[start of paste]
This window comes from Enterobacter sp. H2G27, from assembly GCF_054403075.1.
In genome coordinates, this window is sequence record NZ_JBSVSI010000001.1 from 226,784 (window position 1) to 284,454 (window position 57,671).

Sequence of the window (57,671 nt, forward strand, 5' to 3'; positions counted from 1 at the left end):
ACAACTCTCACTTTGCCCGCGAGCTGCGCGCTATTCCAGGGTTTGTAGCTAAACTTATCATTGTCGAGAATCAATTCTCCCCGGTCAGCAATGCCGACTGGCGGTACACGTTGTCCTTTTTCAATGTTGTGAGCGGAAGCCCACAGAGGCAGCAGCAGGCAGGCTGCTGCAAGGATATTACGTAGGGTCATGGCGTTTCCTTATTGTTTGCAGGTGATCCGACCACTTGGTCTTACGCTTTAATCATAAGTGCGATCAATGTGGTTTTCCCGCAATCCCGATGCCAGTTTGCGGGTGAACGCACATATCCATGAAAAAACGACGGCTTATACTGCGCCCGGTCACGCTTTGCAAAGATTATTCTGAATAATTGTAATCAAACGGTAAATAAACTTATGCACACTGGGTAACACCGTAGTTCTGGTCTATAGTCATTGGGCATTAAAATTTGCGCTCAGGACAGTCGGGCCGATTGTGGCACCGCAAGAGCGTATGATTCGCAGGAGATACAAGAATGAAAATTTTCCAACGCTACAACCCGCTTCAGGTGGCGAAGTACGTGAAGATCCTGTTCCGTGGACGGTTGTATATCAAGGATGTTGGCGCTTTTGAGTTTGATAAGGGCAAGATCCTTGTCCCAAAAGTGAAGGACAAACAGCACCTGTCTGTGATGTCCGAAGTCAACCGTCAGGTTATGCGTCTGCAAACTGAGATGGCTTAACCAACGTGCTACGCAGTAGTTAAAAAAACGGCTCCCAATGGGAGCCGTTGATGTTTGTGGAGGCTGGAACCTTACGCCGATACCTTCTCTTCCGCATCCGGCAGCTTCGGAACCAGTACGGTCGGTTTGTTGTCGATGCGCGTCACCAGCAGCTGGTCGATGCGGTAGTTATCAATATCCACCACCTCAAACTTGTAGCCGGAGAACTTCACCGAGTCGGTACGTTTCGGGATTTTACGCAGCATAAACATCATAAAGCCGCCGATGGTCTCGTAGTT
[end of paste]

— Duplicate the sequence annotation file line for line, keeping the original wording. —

This window comes from Enterobacter sp. H2G27, from assembly GCF_054403075.1.
In genome coordinates, this window is sequence record NZ_JBSVSI010000001.1 from 226,784 (window position 1) to 284,454 (window position 57,671).

Sequence of the window (57,671 nt, forward strand, 5' to 3'; positions counted from 1 at the left end):
ACAACTCTCACTTTGCCCGCGAGCTGCGCGCTATTCCAGGGTTTGTAGCTAAACTTATCATTGTCGAGAATCAATTCTCCCCGGTCAGCAATGCCGACTGGCGGTACACGTTGTCCTTTTTCAATGTTGTGAGCGGAAGCCCACAGAGGCAGCAGCAGGCAGGCTGCTGCAAGGATATTACGTAGGGTCATGGCGTTTCCTTATTGTTTGCAGGTGATCCGACCACTTGGTCTTACGCTTTAATCATAAGTGCGATCAATGTGGTTTTCCCGCAATCCCGATGCCAGTTTGCGGGTGAACGCACATATCCATGAAAAAACGACGGCTTATACTGCGCCCGGTCACGCTTTGCAAAGATTATTCTGAATAATTGTAATCAAACGGTAAATAAACTTATGCACACTGGGTAACACCGTAGTTCTGGTCTATAGTCATTGGGCATTAAAATTTGCGCTCAGGACAGTCGGGCCGATTGTGGCACCGCAAGAGCGTATGATTCGCAGGAGATACAAGAATGAAAATTTTCCAACGCTACAACCCGCTTCAGGTGGCGAAGTACGTGAAGATCCTGTTCCGTGGACGGTTGTATATCAAGGATGTTGGCGCTTTTGAGTTTGATAAGGGCAAGATCCTTGTCCCAAAAGTGAAGGACAAACAGCACCTGTCTGTGATGTCCGAAGTCAACCGTCAGGTTATGCGTCTGCAAACTGAGATGGCTTAACCAACGTGCTACGCAGTAGTTAAAAAAACGGCTCCCAATGGGAGCCGTTGATGTTTGTGGAGGCTGGAACCTTACGCCGATACCTTCTCTTCCGCATCCGGCAGCTTCGGAACCAGTACGGTCGGTTTGTTGTCGATGCGCGTCACCAGCAGCTGGTCGATGCGGTAGTTATCAATATCCACCACCTCAAACTTGTAGCCGGAGAACTTCACCGAGTCGGTACGTTTCGGGATTTTACGCAGCATAAACATCATAAAGCCGCCGATGGTCTCGTAGTT